One year ago, June 15, a 21 year old white male entered the Emanuel African Methodist Episcopal Church in Charleston, South Carolina while in the middle of evening prayer service. Before those inside could sense any hint of danger, the youth drew a handgun and started blasting away at the churchgoers, killing nine and wounding one. When the gunman was caught the following day at a traffic stop, he readily confessed to the killings and the fact that he had planned it for half a year beforehand.
He also revealed his chilling objective for what he had done: to ignite a race war in the United States. As of Thursday December 13 as The New York Times tells it, the Charleston Church shooter, Dylann Roof by name, has been found guilty in all 33 counts of criminal charges against him at FederalDistrict Court, including federal hate crimes. The now 22-year- old stood impassive as the verdict was read on him at court, in the presence of two survivors of his attack and the relatives of those who died. While the question of culpability has been decided, it will not be until January 3 next year when Roof presents himself at court once more for sentencing, will it be determined whether he will spend the rest of his life in prison without parole, or be executed for his crimes.
Jury deliberations on Roof’s case that Thursday was brief as such things go. The fact that even his defense attorneys concede that he did what he did and told the truth about it while in FBI interrogation pretty much ensured that the only verdict coming out that day was the obviously expected one. Shooting survivor Felicia Sanders noted, “I knew it was going to be guilty, guilty, guilty, all the way through.” Her son was among those killed by Roof at the church, and her husband Tyrone Sanders called him “pure evil”.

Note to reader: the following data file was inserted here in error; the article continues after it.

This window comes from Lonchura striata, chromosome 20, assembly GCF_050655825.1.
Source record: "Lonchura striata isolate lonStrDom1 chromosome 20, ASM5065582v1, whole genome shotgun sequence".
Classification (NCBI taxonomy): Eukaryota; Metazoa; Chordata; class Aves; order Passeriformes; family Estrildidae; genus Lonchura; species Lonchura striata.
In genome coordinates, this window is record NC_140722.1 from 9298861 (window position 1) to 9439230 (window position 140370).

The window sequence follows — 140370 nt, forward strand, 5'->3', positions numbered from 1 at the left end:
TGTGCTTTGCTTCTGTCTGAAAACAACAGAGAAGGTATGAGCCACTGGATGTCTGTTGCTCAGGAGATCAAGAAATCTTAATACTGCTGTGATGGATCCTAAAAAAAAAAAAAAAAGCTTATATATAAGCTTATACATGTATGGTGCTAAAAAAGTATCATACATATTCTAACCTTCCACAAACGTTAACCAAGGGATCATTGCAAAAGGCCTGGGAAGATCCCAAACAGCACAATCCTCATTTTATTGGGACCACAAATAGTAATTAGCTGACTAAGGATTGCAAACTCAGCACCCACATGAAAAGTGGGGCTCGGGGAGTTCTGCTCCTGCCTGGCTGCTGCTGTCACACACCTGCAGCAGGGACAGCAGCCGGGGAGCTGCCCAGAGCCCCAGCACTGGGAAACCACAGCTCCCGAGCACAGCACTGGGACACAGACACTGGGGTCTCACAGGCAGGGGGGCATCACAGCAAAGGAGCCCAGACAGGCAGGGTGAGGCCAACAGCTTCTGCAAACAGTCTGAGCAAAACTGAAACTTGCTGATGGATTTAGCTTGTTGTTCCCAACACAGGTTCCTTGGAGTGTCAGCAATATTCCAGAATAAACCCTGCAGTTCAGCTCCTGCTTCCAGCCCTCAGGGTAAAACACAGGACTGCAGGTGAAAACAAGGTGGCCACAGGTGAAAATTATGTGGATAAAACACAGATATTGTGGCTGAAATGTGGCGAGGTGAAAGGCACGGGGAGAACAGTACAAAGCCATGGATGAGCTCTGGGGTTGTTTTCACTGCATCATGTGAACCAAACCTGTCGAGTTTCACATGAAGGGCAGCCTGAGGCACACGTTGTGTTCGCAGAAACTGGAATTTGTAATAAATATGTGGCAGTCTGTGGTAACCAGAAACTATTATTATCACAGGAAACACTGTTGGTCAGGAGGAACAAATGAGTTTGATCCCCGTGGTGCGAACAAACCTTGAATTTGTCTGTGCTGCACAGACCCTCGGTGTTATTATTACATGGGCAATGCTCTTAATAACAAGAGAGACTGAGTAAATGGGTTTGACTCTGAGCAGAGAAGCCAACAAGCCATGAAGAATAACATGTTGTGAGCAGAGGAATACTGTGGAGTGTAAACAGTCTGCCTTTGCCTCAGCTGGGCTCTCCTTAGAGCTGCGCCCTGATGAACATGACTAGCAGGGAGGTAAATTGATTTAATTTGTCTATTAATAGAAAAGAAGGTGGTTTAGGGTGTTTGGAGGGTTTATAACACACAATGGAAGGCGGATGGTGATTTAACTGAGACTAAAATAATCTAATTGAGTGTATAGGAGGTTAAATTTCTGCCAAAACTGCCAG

The depths of Roof’s inhumane and horrible action was profound in how the trial revealed the extent of his plotting to kill a large amount of African Americans in one go; the EAMEC was but one of several possible targets, among other churches and even the College of Charleston, making his final choice out of the knowledge that security is next to non-existent and that his intended victims will not be able to fight back or hide themselves effectively. Even worse, Roof’s views were not turned radical by contact with others, but that he radicalized himself by obsessing over crimes involving black against white.
Roof’s murder spree was an early precursor of sorts to the heightened racial tensions happening right now in the coming presidency of Donald Trump which was said to have empowered such actions. It was memorable how an image of Roof embracing the Confederate battle flag spurred the South Carolina State House to stop flying it in the grounds.
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